Safe travels in Costa Rica: aiming for the sweet spot
Traveling in Costa Rica is one of life’s great privileges, and The Tico Times has been proud to inspire, guide and report on hundreds of thousands of readers’ voyages since 1956. In that role, we have a responsibility to provide as much useful information as we can about topics both big and small – practical minutiae such as where to catch the bus to Santa Teresa, and bigger issues such as what safety issues visitors should be aware of when they come to Costa Rica.
The issue of safety is one many of our readers have commented on or contacted us to ask about during the past year, especially following high-profile crimes involving tourists. I’ve fielded many such questions professionally as well as personally, when friends who are visiting the country ask for my assessment.
It’s always a balancing act. I would never want to dissuade anyone from experiencing a country I love, or from fully experiencing its incomparable destinations. At the same time, I do want to be honest about the country’s significant problems, as well as to instill a certain wariness: to urge visitors not to leave their common sense and radar at home.
It’s possible to stay alert and avoid some obvious pitfalls while also letting go and allowing for the spontaneity that marks the very best Costa Rican adventures. It’s possible to bliss out at the beach while keeping one hand on your bag (a bag that does not contain your passport or, you know, your diamond-encrusted toothbrush collection). It’s possible to go off the beaten path, even way off as I’ve done as a reporter and longtime resident, by asking around and finding guides or companions you can trust. It’s definitely possible to walk through San José at a brisk pace and wearing what’s known as “bitchy resting face,” erring on the side of rudeness in ignoring comments or requests that might come your way, while also taking in the sights and sounds that make it one of my favorite cities to explore on foot.
Talking about this issue with tourism business owners and service providers over the past year has confirmed my opinion that if those of us who interact with tourists are as open as possible about safety in this country – the good, the bad and the ugly – we increase everyone’s chances of hitting that sweet spot, that balance between alertness and relaxation.
In that spirit, we asked four people who have fielded thousands of visitor questions in their respective roles to offer some of their top safety tips for a visit to Costa Rica. We’ll be publishing their responses online tomorrow (and you can find them in our March print edition, available now nationwide).
My own top tip? I think it’s simply to listen. The panelists we consulted emphasized the importance of asking for safety information from people in the know, particularly the hotel, restaurant or other staff. However, it’s equally important to note that this only works if you then take their advice seriously.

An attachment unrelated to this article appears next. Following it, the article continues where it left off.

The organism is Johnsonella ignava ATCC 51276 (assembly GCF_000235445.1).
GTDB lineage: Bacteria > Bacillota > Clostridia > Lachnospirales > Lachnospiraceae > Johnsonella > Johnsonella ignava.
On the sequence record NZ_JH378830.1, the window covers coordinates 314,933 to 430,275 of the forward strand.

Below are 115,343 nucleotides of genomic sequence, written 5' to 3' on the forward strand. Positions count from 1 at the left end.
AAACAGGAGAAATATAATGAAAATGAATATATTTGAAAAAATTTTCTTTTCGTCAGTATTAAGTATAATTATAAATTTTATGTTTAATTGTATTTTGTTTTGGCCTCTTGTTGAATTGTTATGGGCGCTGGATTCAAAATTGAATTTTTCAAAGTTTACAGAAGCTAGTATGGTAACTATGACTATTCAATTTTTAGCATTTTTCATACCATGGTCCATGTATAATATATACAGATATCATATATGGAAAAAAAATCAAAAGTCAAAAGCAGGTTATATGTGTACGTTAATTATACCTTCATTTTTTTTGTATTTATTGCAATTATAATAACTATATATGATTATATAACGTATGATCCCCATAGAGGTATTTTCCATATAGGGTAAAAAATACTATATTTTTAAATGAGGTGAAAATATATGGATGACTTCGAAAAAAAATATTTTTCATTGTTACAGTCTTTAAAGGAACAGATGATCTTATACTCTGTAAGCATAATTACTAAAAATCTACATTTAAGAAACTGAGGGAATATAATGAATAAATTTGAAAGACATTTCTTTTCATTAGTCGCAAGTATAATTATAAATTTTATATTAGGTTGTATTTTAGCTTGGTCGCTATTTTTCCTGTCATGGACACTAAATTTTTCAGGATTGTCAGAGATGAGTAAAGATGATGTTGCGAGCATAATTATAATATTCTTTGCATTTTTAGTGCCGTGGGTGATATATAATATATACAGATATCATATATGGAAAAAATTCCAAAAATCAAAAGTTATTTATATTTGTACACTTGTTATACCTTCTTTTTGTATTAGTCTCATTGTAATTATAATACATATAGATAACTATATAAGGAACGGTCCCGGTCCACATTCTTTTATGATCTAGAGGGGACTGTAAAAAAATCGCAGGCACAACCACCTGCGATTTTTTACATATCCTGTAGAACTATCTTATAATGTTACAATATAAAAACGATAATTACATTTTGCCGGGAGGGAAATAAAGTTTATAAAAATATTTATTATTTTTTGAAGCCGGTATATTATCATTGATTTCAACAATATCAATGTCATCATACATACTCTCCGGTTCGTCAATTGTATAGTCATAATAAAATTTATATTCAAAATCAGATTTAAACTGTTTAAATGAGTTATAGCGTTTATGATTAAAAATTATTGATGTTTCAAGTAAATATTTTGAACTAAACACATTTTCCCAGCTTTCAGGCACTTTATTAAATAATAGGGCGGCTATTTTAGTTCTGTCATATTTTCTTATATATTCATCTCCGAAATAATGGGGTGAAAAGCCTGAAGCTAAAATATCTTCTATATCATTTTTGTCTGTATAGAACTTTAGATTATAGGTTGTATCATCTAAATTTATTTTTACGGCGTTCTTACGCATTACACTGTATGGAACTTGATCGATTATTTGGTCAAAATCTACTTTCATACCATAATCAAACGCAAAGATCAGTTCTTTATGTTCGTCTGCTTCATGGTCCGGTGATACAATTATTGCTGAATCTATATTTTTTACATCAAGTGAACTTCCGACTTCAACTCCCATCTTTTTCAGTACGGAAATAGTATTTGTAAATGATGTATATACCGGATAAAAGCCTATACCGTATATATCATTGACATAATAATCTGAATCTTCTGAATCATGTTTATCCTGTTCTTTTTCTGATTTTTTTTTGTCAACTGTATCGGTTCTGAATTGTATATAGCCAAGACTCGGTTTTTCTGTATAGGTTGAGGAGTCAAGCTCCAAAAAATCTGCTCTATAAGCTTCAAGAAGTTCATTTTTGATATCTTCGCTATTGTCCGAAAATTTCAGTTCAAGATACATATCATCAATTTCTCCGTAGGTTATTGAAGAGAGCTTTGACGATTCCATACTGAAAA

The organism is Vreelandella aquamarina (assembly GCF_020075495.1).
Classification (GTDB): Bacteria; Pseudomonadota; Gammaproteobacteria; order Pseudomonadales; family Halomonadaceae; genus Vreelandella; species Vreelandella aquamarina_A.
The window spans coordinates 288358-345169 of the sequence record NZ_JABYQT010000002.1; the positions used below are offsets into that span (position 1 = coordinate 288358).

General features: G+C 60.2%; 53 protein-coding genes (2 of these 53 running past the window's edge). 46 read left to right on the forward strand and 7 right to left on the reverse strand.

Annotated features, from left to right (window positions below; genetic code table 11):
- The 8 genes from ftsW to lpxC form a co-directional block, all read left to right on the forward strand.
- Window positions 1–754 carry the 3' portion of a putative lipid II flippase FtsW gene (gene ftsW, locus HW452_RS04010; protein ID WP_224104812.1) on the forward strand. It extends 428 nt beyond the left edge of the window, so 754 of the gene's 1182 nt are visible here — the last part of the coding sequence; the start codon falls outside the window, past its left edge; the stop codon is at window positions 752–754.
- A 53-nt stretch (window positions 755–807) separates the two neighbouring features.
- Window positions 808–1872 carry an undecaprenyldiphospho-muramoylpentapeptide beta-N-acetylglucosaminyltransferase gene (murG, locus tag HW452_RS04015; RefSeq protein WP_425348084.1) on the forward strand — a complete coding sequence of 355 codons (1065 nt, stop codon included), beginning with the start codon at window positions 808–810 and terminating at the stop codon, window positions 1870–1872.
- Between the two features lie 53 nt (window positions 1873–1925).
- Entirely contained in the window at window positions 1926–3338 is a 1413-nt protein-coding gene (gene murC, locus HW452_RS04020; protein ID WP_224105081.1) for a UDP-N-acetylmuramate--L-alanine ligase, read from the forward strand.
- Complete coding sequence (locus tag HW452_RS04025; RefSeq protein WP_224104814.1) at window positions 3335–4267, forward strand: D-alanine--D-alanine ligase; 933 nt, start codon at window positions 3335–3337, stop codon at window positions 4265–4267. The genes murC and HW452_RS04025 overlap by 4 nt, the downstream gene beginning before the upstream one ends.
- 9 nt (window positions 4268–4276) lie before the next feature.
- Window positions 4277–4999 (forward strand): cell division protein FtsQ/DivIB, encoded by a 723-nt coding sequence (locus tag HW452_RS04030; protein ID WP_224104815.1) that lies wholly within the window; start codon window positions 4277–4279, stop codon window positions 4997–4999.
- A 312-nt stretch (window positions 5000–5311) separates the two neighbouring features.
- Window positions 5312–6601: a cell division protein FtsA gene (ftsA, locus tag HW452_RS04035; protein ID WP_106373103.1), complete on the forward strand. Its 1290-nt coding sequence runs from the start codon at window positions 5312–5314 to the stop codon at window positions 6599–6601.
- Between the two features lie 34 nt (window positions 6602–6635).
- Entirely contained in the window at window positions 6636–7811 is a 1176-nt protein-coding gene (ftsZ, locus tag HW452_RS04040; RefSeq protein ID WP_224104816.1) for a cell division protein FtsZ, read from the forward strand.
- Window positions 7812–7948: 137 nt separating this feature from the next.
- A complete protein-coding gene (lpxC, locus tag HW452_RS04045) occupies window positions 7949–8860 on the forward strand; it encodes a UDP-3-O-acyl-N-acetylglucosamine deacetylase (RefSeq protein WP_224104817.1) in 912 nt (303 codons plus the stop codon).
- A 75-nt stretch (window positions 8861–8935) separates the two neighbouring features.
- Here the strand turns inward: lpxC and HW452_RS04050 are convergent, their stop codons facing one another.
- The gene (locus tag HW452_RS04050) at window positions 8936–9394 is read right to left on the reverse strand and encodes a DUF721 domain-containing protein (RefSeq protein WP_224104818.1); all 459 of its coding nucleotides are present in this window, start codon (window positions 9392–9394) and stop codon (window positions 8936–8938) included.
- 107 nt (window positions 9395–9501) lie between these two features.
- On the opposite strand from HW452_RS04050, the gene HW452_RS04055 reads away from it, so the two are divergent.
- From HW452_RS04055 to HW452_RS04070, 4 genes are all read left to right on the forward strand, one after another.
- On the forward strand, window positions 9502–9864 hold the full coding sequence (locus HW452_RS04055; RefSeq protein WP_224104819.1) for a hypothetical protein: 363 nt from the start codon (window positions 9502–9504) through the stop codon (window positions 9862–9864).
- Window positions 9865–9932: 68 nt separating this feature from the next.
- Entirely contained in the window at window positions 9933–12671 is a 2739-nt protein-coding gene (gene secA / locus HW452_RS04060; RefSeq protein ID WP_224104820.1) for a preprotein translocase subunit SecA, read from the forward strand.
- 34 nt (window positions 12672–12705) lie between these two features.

Most of the people you encounter, whether they are tourism specialists or just the Costa Rican family playing next to you at the beach, want you to have a great time while you’re here. I’ve seen many visitors hear cautions – whether it’s “No, really, don’t explore that neighborhood without a guide,” or “No, the riptide is too dangerous today” – and brush them aside. Sometimes the visitor draws on previous information, such as what a ‘dangerous neighborhood’ looks like in a U.S. city, or what a riptide looks like on a beach back home, and overrules the advice he or she has received. I’ve done it myself. It’s often a big mistake.
Of course, not all the advice you get will be great. If you’re told to avoid an entire city or province, for example – which has happened to me – take it with a grain of salt; if you can, probe a bit further to discover where the speaker is coming from, literally and figuratively. My first host mother made me take off all my jewelry, including my virtually worthless earrings, before visiting major landmarks in downtown San José, which I now know was a wee bit excessive. But in general, it’s important to retain some humility and know that the people who live and work in the places we’re visiting have insights that we don’t.
Even better, those conversations we start while finding out where we should park the car or whether it’s ok to walk across that river might lead to an exchange about more profound things. It might lead to a chat that allows you to learn what it’s like to live and work in the country you are visiting – one of the most remarkable countries on the planet. It might lead to some interaction with the people who make this place so special – and for any trip to Costa Rica, that’s the biggest sweet spot of all.
For more information about living and traveling in Costa Rica, visit Costa Rica 101, our special section for how-to guides, cultural information and more. What safety tips would you like to share with us and our readers? Let us know at firstname.lastname@example.org.
This story was made possible thanks to The Tico Times 5% Club. If only 5 percent of our readers donated at least $5 a month, we’d have our operating costs covered and could focus on bringing you more original reporting from around Costa Rica. We work hard to keep our reporting independent and groundbreaking, but we can only do it with your help. Join The Tico Times 5% Club and help make stories like this one possible.
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